The former head of Mississippi's Department of Human Services has pleaded guilty to both state and federal conspiracy and theft charges in what officials have called the largest embezzlement scheme in the state's history, according to the Department of Justice and the Hinds County District Attorney.
John Davis, 54, served as the department director at the time that state auditors say more than $70 million of federal welfare funds were being misused, including being spent on officials' personal expenses and being funneled into projects connected to prominent Mississippians, including former NFL quarterback Brett Favre.
The US Department of Justice said Thursday that Davis and "his co-conspirators" used federal funds "for their personal use and benefit."
"At Davis's direction, MDHS provided federal funds to two nonprofit organizations and then directed the two nonprofit organizations to fraudulently award contracts to various entities and individuals for social services that were never provided," the DOJ said in a news release.
On Thursday, the former state official pleaded guilty to two federal charges: one count of conspiracy to commit wire fraud and to commit theft concerning programs receiving federal funds and one count of theft concerning programs receiving federal funds, the DOJ announced. He could be sentenced to up to five years in prison on the conspiracy count and 10 years on the theft count.
Davis also pleaded guilty to five counts of conspiracy and 13 counts of fraud in Hinds County, the county district attorney Jody E. Owens said in a tweet Thursday.
"Davis was one of six Defendants arrested and later indicted in 2020 in one of the largest embezzlement schemes in Mississippi history," Owens said.
The vast fraud scheme was uncovered in 2020 by a state audit of federal funds allocated to state agencies. When State Auditor Shad White announced the finding, he called the scheme "the most egregious misspending my staff have seen in their careers."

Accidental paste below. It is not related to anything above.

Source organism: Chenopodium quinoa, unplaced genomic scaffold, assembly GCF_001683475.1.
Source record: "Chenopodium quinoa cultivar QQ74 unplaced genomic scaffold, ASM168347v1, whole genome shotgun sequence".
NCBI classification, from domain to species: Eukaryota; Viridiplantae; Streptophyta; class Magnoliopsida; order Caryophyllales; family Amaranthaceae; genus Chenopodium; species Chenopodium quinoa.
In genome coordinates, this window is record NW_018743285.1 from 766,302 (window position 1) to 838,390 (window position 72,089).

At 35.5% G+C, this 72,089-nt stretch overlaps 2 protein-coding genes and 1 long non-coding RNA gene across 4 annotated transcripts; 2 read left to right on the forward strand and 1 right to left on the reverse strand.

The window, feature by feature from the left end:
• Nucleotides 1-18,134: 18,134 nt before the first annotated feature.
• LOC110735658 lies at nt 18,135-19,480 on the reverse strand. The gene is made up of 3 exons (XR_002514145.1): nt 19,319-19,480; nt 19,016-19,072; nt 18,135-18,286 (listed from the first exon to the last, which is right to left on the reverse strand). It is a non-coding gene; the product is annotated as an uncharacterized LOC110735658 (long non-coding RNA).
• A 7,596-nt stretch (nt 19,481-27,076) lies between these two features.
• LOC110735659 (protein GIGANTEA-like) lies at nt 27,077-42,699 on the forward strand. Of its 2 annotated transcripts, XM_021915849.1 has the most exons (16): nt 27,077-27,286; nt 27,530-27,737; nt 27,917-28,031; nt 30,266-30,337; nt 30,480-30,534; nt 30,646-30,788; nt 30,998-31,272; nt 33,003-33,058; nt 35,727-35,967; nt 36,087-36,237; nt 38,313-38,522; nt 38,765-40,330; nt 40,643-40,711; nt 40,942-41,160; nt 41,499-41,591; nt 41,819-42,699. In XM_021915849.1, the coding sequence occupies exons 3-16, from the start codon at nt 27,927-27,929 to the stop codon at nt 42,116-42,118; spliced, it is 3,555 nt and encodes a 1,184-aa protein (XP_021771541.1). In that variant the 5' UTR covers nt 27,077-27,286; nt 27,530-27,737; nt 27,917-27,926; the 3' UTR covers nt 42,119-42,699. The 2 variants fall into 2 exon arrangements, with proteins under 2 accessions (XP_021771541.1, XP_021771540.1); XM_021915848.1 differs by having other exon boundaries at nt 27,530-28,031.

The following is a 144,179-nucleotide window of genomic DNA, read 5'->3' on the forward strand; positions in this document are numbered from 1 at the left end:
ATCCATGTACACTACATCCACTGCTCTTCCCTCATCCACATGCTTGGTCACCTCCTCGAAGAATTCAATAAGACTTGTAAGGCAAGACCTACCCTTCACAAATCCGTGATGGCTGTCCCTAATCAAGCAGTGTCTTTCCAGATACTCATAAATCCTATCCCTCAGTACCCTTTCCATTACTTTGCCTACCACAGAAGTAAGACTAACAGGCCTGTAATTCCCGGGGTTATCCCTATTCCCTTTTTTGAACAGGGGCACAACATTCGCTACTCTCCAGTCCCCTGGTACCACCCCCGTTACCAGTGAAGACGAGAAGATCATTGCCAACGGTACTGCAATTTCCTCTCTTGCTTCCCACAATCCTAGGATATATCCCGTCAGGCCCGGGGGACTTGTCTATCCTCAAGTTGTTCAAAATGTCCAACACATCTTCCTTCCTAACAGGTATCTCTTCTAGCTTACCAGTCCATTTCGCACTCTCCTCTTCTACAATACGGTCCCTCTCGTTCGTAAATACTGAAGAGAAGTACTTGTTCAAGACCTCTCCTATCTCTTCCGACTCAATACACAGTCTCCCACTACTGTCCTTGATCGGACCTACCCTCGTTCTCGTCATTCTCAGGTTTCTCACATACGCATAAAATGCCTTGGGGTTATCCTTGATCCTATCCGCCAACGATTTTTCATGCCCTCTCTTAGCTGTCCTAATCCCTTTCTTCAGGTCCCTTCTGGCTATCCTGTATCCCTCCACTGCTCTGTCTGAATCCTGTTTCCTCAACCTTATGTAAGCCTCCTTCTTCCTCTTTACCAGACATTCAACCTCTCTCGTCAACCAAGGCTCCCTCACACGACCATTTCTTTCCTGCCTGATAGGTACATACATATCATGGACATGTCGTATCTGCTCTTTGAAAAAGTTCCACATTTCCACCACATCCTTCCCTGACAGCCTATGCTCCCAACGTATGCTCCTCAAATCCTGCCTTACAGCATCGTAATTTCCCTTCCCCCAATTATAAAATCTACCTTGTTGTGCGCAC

The state auditor has said around $77 million of money intended for a state welfare program, Temporary Assistance for Needy Families, was improperly used.
According to investigators, more than $4 million was used to a build a Brett Favre-backed volleyball center at the University of Southern Mississippi, Favre's alma mater and where his daughter played the sport at the time.
The state of Mississippi filed a civil suit against more than 35 people and entities, including the former NFL quarterback, earlier this year.
Text messages were released last week as part of that civil suit by attorneys for the non-profit founded by Nancy New, who has already pleaded guilty to charges related to the welfare funds scheme. They showed Favre discussing getting money through New's nonprofit and expressing his love for Davis after being told of the funding, as well as meetings with Davis and former Mississippi Gov. Phil Bryant about the funding.
Bryant and Favre have not been criminally charged with any wrongdoing at this time and Bryant is also not named as a defendant in the civil suit.
The former quarterback's attorney told CNN Favre did not know welfare funds were being used for the volleyball center.
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